Why not use something like Password Gorilla to store your passwords rather then writing them down? It would then only require you to remember one or two passwords to have access to your whole password list. Much more secure then all those passwords you have written down in your wallet.
About the TPM, yes it would work, and would do the job nicely when paired with a Smart Card (not a finger print reader). The gist is you have your Smart Card on you at all times, slap it in to the computer, and log on. There is quite a lot of behind the scenes stuff, but the idea is (if I remember this right) the Smart card is registed to the TPM, and the TPM approves the Smart Card when you plug it in to log on. The advantages are that the TPM is tamper proof and it exists outside the OS. However TPM's are soldered to the motherboard and only available on business line laptops/some business desktops (with VPro tech.).
Originally Posted by TheLastPriest
you could always just password protect a file, then keep a notepad file on the desktop with every character on the keyboard typed in then copy and paste to spell your password, that always messes with keyloggers, even some higher end spy programs that take screen shots because they usually screenshot every 10-60 seconds, too much delay to see what you are doing. At least thats how I beat my brother once.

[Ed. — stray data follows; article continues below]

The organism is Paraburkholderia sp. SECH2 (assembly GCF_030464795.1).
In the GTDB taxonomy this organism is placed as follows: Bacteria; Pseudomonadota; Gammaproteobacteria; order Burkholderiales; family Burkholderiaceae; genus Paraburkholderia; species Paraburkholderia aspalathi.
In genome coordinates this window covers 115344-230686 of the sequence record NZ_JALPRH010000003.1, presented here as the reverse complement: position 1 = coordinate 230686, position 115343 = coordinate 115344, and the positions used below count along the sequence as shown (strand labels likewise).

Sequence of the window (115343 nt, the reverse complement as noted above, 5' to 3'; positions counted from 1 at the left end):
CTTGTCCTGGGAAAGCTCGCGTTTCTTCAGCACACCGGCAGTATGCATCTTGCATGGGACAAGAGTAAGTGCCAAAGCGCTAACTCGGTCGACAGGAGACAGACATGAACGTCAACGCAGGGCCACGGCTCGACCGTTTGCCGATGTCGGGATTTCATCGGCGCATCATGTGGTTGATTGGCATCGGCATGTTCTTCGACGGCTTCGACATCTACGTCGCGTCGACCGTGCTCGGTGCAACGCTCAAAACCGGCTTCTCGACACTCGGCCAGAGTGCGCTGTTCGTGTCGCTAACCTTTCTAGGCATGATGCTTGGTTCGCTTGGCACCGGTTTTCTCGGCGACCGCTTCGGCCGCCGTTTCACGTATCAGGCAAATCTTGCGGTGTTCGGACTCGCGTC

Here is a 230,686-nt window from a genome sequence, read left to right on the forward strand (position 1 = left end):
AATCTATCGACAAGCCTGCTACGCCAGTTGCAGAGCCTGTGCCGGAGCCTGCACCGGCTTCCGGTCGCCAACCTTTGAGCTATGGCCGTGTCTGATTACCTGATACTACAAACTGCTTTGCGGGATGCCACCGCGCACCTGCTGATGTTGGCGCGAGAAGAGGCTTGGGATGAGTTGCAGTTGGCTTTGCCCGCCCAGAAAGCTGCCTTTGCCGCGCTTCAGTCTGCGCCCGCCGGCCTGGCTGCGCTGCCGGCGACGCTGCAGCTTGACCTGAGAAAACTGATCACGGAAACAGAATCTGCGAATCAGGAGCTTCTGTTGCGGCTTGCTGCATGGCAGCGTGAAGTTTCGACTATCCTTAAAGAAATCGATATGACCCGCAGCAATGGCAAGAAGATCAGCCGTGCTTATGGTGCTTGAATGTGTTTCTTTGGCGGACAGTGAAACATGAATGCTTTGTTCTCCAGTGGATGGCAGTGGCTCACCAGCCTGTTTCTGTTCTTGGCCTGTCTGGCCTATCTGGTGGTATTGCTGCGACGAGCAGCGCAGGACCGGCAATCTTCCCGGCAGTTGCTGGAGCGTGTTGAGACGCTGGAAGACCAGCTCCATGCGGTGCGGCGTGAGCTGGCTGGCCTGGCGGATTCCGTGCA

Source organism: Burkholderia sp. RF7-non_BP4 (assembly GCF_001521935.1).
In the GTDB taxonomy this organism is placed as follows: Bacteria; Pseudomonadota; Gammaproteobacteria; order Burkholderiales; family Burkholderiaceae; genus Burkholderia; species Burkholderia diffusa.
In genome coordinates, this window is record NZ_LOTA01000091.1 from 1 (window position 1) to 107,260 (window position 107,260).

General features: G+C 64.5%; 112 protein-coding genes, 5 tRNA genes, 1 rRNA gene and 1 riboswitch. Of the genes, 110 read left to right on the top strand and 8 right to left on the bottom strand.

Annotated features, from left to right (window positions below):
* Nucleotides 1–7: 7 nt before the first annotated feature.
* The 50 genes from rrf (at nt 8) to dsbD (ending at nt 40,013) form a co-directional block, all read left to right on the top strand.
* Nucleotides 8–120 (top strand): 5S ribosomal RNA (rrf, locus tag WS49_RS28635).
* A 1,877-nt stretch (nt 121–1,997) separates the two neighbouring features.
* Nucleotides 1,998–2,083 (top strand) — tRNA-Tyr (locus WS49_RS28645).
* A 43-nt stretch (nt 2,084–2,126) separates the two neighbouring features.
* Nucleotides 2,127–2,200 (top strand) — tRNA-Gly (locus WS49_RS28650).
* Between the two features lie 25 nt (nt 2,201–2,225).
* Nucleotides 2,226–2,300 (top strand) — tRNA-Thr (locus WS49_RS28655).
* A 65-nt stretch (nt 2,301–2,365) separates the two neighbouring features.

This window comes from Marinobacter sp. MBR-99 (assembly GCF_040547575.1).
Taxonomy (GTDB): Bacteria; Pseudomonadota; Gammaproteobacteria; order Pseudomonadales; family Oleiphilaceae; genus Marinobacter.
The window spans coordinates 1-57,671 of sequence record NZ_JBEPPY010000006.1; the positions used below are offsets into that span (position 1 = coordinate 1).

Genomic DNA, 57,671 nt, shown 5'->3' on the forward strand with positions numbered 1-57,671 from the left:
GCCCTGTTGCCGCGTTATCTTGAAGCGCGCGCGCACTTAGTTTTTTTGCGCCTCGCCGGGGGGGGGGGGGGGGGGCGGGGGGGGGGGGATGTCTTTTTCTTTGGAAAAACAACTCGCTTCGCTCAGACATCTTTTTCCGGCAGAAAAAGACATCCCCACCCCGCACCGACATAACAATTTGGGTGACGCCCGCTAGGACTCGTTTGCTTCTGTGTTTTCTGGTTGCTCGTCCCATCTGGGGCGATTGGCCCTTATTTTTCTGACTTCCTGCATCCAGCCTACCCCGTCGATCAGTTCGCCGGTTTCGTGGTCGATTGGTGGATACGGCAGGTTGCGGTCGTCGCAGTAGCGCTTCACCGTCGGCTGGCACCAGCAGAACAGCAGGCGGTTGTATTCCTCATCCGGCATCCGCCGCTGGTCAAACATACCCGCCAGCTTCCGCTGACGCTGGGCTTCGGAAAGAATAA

That is a terribly inefficient and insecure way of doing things. Passwords are remembered via touch and muscle memory, not mentally. By day 5 out of the 90 days my departments passwords live, I know the passphrase by touch and have now idea of the specifics of it. In addition, what happens when you want to log into windows? or log in quick to check your e-mail? or when some one is looking over your shoulder?
Authentication is through:
Something you have (smart card), Something you are (finger prints), something you know(password).
If you want to enhance security you can combine this into multi-factor authentication. Two factor is the most recommended since it isn't too strenuous. Smart card authenticates to the TPM, and you enter a password to log into windows. Both are required, and without one, you cannot access the system.
About the RSA token, they are neat, but the RSA software is extremely expensive, and is not for consumer use.Edited by trueg50 - 5/18/11 at 6:53am